stave

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stave someone or something off

to hold someone or something off; to defend against the attack of someone or something. (See also stave something off.) The citizen was not able to stave the mugger off. The army staved off the attackers for three hours without letup.
See also: off, stave

stave something in

to crush something in. (The past tense is usually stove with ships, and otherwise, staved.) The rocks on the reef staved the hull of the ship in. The angry sailor staved in the cask of rum.
See also: stave

stave something off

to delay or postpone something unwanted, such as hunger, foreclosure, death, etc. (See also stave someone or something off.) He could stave his thirst off no longer. Despite the enemy sentries, he made a dash for the stream. The lost hiker could not stave off her hunger any longer.
See also: off, stave

stave off something

also stave something off
to keep something away or keep something from happening The Federal Reserve lowered interest rates to boost the economy and stave off a recession. Death is natural and inevitable - we can't stave it off forever.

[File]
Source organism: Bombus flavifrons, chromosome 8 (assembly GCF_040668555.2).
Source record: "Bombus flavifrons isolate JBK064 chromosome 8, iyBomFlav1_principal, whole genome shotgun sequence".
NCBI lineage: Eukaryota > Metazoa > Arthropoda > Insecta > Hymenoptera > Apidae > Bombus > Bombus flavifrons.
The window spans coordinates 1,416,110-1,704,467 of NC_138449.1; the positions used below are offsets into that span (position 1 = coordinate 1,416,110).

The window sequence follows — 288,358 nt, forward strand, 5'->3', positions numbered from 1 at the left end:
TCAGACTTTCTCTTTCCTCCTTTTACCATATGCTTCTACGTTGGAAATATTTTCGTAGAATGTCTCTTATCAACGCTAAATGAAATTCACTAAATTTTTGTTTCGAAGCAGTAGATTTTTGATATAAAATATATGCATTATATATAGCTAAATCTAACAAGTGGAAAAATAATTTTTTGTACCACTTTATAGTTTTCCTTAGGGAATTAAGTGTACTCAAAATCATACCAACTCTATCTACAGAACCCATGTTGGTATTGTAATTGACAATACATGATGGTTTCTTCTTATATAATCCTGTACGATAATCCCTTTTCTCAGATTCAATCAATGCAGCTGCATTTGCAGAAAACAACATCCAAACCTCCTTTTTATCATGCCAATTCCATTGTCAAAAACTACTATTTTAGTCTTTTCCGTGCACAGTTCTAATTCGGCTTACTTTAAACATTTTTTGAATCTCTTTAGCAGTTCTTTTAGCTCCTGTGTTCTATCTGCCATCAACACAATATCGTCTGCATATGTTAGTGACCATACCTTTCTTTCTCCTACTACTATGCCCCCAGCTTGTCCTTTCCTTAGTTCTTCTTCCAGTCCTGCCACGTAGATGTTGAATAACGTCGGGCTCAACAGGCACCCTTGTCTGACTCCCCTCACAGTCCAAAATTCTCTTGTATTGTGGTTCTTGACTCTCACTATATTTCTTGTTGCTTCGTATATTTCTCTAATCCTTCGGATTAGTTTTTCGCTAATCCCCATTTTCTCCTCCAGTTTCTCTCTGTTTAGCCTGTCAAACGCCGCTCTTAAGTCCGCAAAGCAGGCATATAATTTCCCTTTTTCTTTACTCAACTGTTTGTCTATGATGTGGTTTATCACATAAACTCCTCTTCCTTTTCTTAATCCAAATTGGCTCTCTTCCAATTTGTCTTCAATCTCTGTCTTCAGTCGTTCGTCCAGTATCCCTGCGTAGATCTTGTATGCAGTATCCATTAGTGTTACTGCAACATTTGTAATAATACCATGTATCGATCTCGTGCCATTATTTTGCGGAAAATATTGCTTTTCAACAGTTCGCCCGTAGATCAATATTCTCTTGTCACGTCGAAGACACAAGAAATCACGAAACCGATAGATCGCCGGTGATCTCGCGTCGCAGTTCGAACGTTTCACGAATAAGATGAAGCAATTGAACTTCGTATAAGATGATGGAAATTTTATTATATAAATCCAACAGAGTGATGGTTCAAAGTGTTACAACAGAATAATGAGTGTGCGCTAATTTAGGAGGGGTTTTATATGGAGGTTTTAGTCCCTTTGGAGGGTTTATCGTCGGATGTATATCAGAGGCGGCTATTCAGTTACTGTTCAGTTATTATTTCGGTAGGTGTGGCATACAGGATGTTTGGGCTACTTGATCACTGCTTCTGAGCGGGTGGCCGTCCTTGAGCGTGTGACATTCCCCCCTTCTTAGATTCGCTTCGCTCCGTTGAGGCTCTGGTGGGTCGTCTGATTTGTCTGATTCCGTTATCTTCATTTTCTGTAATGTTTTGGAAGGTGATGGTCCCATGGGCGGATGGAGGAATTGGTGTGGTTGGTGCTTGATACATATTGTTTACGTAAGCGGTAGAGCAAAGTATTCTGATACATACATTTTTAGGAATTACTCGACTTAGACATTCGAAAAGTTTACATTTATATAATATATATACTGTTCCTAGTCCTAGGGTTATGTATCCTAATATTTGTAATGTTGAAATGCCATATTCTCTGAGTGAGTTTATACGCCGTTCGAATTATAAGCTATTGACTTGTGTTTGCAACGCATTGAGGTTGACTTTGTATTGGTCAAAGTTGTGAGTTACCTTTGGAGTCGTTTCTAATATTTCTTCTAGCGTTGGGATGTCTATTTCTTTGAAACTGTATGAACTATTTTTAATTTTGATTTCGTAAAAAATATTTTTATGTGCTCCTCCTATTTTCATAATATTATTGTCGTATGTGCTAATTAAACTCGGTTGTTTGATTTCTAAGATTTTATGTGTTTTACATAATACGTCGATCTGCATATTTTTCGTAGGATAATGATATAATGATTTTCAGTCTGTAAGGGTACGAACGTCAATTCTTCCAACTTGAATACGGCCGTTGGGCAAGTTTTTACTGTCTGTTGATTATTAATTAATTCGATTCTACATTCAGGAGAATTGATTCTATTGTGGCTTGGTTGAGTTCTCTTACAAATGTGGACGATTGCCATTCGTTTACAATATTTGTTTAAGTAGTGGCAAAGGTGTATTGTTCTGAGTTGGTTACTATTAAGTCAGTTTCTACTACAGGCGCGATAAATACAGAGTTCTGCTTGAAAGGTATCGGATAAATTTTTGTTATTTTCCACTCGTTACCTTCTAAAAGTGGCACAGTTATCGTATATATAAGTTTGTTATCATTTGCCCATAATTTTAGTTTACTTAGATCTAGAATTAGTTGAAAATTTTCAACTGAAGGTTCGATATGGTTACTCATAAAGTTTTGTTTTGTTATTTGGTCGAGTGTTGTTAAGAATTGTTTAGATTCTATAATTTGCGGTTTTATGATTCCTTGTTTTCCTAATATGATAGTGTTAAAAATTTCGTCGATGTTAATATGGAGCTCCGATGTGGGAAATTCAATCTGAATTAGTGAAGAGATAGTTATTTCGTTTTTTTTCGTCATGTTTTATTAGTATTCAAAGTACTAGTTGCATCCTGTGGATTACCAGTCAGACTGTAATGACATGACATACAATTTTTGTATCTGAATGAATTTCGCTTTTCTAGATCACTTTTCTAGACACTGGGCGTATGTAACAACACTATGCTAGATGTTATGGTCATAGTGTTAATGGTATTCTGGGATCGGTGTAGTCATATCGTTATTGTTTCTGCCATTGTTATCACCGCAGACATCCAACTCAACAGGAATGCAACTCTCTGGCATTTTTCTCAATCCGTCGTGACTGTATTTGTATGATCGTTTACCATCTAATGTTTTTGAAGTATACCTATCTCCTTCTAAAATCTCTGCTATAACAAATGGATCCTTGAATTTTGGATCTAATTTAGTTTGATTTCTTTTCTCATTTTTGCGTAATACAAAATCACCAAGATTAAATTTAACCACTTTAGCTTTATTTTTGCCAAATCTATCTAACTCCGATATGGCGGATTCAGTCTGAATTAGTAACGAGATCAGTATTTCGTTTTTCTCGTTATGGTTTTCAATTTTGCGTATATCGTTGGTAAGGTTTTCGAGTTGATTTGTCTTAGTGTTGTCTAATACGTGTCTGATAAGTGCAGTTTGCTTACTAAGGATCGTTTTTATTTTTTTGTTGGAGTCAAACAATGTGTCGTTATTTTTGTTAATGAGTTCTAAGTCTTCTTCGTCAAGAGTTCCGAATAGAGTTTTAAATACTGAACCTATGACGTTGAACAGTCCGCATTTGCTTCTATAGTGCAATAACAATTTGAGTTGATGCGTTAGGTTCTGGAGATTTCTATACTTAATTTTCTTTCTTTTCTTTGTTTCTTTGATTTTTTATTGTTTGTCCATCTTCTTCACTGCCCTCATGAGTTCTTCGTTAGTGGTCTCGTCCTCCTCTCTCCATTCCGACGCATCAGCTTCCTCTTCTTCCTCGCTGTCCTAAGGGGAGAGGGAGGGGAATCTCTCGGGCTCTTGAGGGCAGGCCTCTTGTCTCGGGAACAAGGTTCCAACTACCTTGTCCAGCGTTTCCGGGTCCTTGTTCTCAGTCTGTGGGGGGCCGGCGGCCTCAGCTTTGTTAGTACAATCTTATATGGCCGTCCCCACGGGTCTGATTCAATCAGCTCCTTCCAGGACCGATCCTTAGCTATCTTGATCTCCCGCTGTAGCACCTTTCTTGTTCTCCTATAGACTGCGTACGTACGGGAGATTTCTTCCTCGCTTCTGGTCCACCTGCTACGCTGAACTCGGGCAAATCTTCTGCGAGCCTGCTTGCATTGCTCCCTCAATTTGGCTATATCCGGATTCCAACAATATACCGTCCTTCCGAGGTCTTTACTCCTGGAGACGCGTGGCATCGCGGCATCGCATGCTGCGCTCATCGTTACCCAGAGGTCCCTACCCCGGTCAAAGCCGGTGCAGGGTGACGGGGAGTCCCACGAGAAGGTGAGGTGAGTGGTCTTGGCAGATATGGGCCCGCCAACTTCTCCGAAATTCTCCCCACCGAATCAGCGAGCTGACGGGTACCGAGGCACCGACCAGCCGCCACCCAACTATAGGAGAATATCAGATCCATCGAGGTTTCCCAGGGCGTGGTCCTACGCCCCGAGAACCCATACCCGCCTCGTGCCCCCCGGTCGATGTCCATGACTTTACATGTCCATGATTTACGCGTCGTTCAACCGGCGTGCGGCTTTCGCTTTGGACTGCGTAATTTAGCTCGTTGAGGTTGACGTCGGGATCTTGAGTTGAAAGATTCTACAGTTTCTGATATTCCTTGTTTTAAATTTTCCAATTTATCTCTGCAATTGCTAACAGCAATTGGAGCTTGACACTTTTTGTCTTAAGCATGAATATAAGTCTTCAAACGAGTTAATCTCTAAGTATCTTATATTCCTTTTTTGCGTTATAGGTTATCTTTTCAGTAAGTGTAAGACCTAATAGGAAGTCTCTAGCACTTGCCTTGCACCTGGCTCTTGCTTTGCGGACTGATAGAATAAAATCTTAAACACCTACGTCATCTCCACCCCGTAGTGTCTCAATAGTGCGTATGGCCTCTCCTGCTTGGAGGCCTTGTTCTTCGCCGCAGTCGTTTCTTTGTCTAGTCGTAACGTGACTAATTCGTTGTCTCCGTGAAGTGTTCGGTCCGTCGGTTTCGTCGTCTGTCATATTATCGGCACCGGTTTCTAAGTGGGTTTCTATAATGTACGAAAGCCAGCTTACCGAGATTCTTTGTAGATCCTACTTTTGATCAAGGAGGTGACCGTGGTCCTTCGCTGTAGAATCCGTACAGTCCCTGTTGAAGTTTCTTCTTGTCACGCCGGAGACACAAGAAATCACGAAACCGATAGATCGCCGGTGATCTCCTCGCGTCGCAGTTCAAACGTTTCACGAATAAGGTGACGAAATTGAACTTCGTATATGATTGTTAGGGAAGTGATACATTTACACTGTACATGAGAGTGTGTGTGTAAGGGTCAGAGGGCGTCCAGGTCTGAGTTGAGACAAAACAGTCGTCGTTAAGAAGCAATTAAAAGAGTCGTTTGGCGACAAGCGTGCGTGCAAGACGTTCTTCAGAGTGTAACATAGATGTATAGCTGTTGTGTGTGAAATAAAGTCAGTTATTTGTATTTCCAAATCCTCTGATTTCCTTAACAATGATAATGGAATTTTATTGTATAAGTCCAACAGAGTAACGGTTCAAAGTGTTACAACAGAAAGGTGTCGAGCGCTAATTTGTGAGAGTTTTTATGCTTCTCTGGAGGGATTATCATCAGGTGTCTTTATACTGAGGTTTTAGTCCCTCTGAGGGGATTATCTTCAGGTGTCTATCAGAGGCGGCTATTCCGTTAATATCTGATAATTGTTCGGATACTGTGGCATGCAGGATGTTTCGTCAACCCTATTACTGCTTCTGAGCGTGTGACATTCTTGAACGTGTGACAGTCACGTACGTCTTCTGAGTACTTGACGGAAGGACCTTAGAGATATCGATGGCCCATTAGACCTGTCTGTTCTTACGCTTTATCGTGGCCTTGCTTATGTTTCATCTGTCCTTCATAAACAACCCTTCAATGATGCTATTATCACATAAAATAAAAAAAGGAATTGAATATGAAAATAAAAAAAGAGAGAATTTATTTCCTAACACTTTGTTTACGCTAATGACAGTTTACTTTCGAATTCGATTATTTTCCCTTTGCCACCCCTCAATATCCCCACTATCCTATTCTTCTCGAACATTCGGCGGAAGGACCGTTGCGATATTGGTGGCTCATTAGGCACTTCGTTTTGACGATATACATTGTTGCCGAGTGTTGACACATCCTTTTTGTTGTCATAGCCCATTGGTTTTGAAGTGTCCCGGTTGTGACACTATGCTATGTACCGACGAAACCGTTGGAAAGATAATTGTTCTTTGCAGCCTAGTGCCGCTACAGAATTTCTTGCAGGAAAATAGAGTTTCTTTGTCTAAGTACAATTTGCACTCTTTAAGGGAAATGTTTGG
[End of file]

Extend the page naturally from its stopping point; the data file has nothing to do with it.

Related vocabulary: fend off something
See also: off, stave

stave off

Keep or hold away, repel, as in The Federal Reserve Board is determined to stave off inflation. This metaphoric expression transfers beating something off with a staff or stave to nonphysical repulsion. [c. 1600]
See also: off, stave

stave in

v.
To break or smash a hole in something: The firefighters staved the door in. I staved in the barrel with an axe.
See also: stave

stave off

v.
To keep or hold someone or something off; repel someone or something: I staved the attackers off with my umbrella. Health officials are trying to stave off an outbreak of disease.
See also: off, stave
References in classic literature ?
Rosa went down, and immediately after returned with two staves of a small barrel and a large roll of linen bandage.
Behind him rode six others, two and two, clad in sober brown jerkins, with the long yellow staves of their bows thrusting out from behind their right shoulders.
The staves of the barrel and the wheels of the trolley were smeared with a dark liquid, and the whole air was heavy with the smell of creasote.
An empty dog-kennel, some bones of animals, fragments of iron hoops, and staves of old casks, lay strewn about, but no life was stirring there.
White men with long staves in their hands appeared languidly from amongst the buildings, strolling up to take a look at me, and then retired out of sight somewhere.
I had a small runlet or two, as I observed before; but I could never arrive at the capacity of making one by them, though I spent many weeks about it; I could neither put in the heads, or join the staves so true to one another as to make them hold water; so I gave that also over.